Pearl Jam is feeling the impact of Europe’s rising temperatures amid a record-setting heat wave and wildfires throughout the country. On Wednesday, the band announced the cancellation of their show in Vienna, explaining that Eddie Vedder developed throat problems following an outdoor gig in Paris.
“To all those who were anticipating a great Pearl Jam show tonight in Vienna, we were too,” Pearl Jam said in a statement hours before they were set to take the stage.
(1/3) To all those who were anticipating a great Pearl Jam show tonight in Vienna, we were too. However, due to the extreme circumstances at the last outdoor site outside of Paris (heat, dust, and smoke from the fires) our singer Ed Vedder’s throat was left damaged. pic.twitter.com/Aa3LWclluB
— Pearl Jam 🇺🇦 (@PearlJam) July 20, 2022
“However, due to the extreme circumstances at the last outdoor site outside of Paris (heat, dust, and smoke from the fires) our singer Ed Vedder’s throat was left damaged.”
Pearl Jam continued, “He has seen doctors and had treatment but as of yet, his vocal cords have not recovered. This is brutal news and horrible timing…for everyone involved. Those who work so hard to put on the shows as well as those who give their precious time and energies to attend. As a band, we are deeply sorry and have tried to find options to still play. And Ed wants to play. There’s just no throat available at this time… So very, very deeply sorry.”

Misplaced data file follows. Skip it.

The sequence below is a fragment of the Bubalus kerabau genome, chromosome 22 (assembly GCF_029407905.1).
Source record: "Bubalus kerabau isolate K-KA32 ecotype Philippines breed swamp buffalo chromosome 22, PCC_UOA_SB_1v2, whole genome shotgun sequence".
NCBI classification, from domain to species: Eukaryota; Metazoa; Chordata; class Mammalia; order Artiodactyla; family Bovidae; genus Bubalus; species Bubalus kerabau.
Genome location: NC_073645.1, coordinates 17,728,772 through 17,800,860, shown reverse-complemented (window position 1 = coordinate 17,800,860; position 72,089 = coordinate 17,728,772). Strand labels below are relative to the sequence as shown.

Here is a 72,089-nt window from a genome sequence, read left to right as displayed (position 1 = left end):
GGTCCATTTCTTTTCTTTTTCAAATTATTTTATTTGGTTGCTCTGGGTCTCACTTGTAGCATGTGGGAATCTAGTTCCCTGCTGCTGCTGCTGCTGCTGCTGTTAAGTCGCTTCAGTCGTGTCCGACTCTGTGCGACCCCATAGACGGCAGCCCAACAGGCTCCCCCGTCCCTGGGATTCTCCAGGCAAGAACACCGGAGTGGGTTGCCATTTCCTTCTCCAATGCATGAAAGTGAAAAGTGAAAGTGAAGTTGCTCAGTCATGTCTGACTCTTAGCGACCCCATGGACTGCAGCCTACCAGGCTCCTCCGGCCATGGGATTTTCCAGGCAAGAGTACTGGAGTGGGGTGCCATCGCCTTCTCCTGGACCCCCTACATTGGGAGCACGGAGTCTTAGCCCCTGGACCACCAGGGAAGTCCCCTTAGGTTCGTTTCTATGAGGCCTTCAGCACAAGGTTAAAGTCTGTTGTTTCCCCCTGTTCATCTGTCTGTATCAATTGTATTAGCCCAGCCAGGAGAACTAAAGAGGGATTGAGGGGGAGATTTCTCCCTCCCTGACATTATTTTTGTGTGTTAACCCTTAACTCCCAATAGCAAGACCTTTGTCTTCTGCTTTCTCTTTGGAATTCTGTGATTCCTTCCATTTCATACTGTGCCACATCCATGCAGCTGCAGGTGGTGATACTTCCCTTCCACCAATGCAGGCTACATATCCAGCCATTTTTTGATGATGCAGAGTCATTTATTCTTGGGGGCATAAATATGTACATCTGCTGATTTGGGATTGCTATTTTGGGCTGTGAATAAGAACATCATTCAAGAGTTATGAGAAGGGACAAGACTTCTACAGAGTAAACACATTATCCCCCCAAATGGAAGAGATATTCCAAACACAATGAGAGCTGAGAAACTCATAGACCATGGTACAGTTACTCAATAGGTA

The band is next scheduled to perform Friday, July 22, in Prague, the third-to-last show on their current European trek. Incidentally, Vedder recently discussed the impact of climate change in a conversation with ISS astronauts.
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Scientists have blamed climate change for the extreme heat wave now settling over Europe, which in turn has sparked wildfires in France (where one is twice the size of Paris) and Spain.
“We have known that these temperatures are now possible in the U.K. and that 40 degrees [Celsius, or 104 degrees Fahrenheit] in London is really not something that extreme anymore because we have we are living now in a world that is a lot warmer already,” climate scientist Friederike Otto told Rolling Stone of the heat wave. “Also, it was forecast almost two weeks in advance. We knew that this heat was coming.”